Coordinated evolution of plant immune receptor repertoires (bioRxiv)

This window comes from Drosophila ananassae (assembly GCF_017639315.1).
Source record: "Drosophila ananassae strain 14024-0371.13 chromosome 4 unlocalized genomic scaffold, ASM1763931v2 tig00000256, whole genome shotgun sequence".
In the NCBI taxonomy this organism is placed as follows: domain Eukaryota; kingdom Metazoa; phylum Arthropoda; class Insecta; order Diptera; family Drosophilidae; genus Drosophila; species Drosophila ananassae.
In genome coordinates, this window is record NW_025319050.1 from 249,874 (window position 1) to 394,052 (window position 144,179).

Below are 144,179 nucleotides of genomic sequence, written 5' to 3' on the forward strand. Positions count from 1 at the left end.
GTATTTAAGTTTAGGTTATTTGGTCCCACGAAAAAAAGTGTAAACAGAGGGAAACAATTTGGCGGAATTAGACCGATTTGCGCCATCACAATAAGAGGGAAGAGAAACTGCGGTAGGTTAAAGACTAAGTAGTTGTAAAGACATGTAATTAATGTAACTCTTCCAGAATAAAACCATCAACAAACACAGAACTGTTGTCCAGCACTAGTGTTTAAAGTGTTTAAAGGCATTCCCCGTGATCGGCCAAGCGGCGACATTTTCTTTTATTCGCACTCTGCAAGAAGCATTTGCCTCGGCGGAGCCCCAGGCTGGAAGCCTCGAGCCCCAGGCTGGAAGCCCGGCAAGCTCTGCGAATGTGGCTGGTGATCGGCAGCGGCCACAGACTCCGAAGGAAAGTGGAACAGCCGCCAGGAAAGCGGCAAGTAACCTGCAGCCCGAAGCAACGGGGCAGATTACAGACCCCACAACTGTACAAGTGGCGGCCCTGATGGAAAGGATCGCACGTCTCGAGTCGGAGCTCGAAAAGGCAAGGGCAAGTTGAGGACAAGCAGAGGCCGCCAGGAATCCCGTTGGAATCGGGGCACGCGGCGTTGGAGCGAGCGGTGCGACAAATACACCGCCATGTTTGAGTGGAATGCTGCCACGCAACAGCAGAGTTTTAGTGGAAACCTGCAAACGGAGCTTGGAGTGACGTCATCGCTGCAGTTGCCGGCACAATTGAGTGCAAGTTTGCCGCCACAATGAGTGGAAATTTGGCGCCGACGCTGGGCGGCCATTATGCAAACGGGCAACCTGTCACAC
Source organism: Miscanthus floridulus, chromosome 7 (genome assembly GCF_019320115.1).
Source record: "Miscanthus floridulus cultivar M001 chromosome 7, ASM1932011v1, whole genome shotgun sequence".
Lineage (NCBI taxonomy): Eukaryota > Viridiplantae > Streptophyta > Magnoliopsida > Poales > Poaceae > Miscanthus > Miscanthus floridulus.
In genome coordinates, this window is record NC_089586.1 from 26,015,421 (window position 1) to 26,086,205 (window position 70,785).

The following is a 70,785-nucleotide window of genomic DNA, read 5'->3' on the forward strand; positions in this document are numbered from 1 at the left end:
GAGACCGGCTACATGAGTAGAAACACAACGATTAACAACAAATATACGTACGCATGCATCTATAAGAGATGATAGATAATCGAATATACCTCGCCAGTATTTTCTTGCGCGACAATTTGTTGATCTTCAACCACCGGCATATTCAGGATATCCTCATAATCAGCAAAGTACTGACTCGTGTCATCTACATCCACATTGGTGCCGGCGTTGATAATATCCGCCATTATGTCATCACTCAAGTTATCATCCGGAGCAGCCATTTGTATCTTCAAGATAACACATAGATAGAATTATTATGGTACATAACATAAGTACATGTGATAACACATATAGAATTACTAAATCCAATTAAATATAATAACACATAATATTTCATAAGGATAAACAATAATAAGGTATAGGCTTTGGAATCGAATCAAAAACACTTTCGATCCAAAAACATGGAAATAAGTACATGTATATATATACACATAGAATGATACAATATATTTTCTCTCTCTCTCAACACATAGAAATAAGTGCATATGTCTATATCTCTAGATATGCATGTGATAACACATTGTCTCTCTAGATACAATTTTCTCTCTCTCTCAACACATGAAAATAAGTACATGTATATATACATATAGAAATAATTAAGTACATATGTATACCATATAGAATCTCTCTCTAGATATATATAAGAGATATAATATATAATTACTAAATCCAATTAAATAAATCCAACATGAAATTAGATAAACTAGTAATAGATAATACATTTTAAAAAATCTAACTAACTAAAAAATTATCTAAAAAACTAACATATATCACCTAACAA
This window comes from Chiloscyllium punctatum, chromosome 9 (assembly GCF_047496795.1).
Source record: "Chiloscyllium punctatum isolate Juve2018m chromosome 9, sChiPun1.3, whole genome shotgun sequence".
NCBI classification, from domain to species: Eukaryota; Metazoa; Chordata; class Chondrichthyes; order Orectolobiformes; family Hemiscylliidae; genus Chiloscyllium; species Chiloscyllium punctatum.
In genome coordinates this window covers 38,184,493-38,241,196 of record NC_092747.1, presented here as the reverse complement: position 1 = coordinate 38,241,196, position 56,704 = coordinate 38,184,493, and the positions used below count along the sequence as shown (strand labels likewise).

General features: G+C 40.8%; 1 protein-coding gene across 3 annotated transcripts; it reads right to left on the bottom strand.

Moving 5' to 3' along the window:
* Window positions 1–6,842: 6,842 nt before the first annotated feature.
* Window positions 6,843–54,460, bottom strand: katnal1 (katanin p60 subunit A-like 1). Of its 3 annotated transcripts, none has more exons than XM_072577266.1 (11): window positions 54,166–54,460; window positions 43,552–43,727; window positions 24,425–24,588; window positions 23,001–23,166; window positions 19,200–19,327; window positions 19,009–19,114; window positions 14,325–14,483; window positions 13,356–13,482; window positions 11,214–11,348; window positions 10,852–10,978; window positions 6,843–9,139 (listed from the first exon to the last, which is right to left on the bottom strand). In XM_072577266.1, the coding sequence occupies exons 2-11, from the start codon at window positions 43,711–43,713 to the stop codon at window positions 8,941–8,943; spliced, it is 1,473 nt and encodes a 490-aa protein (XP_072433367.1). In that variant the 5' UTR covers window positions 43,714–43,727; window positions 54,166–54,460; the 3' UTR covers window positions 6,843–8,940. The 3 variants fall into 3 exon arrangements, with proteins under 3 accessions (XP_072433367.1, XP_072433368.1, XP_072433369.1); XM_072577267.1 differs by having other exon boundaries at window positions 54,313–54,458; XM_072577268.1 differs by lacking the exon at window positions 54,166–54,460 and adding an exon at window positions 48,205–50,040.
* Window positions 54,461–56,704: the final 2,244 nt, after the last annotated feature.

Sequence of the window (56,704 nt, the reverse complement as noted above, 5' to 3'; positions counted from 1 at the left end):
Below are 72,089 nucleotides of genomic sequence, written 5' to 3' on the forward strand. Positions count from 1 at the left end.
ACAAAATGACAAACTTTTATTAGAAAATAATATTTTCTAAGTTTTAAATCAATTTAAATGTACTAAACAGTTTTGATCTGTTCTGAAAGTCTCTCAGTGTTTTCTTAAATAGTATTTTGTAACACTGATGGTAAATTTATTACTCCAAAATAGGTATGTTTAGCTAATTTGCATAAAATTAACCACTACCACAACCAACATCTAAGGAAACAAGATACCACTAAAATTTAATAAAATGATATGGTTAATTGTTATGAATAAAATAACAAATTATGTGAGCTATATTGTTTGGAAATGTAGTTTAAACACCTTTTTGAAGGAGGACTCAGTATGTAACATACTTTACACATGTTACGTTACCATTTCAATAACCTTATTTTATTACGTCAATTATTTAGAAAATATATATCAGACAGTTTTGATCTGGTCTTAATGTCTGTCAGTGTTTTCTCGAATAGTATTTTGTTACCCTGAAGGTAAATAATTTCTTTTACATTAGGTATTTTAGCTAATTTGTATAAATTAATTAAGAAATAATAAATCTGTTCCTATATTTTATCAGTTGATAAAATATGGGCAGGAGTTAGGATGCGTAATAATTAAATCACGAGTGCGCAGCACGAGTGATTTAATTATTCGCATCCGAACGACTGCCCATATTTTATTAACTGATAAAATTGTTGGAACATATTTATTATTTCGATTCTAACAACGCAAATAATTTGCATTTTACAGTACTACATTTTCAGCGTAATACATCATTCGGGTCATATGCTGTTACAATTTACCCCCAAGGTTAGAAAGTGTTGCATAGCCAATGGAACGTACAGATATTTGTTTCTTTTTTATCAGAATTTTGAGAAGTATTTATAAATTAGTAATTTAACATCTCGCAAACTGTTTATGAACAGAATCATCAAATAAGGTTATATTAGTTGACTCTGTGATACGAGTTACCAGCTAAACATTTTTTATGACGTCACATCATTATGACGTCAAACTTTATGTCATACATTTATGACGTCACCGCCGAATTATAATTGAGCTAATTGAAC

In plants, immune signalling and the corresponding defence responses are initiated by direct or indirect recognition of pathogen molecules via immune receptors. In the plasma membrane, pattern-recognition-receptors (PRRs) recognize signs of invasion and pattern-triggered immunity (PTI) is initiated. Inside the cell, nucleotide-binding LRR (NLR) receptors recognise race-specific microbial effectors (or their actions) and effector-triggered immunity (ETI) is elicited. It was originally thought that PTI and ETI were independent but recent reports have shown that these two pathways share signalling components and work synergistically. This makes PRRs and NLRs functionally-dependent and therefore likely to have co-evolved. A preprint by Ngou et al, tested this hypothesis by analysing plant receptor repertoires. The authors reported that the expansion or contraction immune PRR repertoires in plants coincide with those of NLRs. This indeed suggests an evolutionary relationship between these receptors. (Summary by Mariana Schuster @MariSchuster) bioRxiv 10.1101/2022.01.01.474684